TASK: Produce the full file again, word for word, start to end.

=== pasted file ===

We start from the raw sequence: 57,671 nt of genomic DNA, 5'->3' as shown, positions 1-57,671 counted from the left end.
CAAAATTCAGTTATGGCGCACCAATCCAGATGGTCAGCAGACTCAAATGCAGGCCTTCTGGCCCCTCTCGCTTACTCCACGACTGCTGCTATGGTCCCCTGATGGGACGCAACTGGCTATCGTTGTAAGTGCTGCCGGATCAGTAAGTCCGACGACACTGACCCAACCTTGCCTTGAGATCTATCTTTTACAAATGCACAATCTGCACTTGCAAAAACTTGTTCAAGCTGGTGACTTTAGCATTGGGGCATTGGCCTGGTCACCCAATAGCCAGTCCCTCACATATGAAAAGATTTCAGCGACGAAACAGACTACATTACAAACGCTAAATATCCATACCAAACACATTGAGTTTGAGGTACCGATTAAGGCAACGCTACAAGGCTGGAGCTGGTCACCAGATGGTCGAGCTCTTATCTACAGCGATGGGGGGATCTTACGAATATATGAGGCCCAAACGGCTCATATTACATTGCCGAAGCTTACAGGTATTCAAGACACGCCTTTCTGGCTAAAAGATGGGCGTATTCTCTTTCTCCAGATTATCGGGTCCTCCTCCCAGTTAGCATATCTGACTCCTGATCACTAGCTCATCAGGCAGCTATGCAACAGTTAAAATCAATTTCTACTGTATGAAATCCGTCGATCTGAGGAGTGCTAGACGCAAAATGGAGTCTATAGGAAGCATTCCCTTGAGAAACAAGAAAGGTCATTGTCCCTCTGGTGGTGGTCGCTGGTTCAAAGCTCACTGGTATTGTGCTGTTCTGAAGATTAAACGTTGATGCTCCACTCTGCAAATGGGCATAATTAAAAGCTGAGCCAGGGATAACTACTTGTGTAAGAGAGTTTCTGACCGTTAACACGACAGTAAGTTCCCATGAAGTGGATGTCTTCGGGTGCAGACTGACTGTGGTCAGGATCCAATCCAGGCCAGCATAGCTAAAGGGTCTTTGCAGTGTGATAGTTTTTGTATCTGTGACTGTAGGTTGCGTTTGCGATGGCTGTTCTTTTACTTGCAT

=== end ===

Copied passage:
We start from the raw sequence: 57,671 nt of genomic DNA, 5'->3' as shown, positions 1-57,671 counted from the left end.
CAAAATTCAGTTATGGCGCACCAATCCAGATGGTCAGCAGACTCAAATGCAGGCCTTCTGGCCCCTCTCGCTTACTCCACGACTGCTGCTATGGTCCCCTGATGGGACGCAACTGGCTATCGTTGTAAGTGCTGCCGGATCAGTAAGTCCGACGACACTGACCCAACCTTGCCTTGAGATCTATCTTTTACAAATGCACAATCTGCACTTGCAAAAACTTGTTCAAGCTGGTGACTTTAGCATTGGGGCATTGGCCTGGTCACCCAATAGCCAGTCCCTCACATATGAAAAGATTTCAGCGACGAAACAGACTACATTACAAACGCTAAATATCCATACCAAACACATTGAGTTTGAGGTACCGATTAAGGCAACGCTACAAGGCTGGAGCTGGTCACCAGATGGTCGAGCTCTTATCTACAGCGATGGGGGGATCTTACGAATATATGAGGCCCAAACGGCTCATATTACATTGCCGAAGCTTACAGGTATTCAAGACACGCCTTTCTGGCTAAAAGATGGGCGTATTCTCTTTCTCCAGATTATCGGGTCCTCCTCCCAGTTAGCATATCTGACTCCTGATCACTAGCTCATCAGGCAGCTATGCAACAGTTAAAATCAATTTCTACTGTATGAAATCCGTCGATCTGAGGAGTGCTAGACGCAAAATGGAGTCTATAGGAAGCATTCCCTTGAGAAACAAGAAAGGTCATTGTCCCTCTGGTGGTGGTCGCTGGTTCAAAGCTCACTGGTATTGTGCTGTTCTGAAGATTAAACGTTGATGCTCCACTCTGCAAATGGGCATAATTAAAAGCTGAGCCAGGGATAACTACTTGTGTAAGAGAGTTTCTGACCGTTAACACGACAGTAAGTTCCCATGAAGTGGATGTCTTCGGGTGCAGACTGACTGTGGTCAGGATCCAATCCAGGCCAGCATAGCTAAAGGGTCTTTGCAGTGTGATAGTTTTTGTATCTGTGACTGTAGGTTGCGTTTGCGATGGCTGTTCTTTTACTTGCAT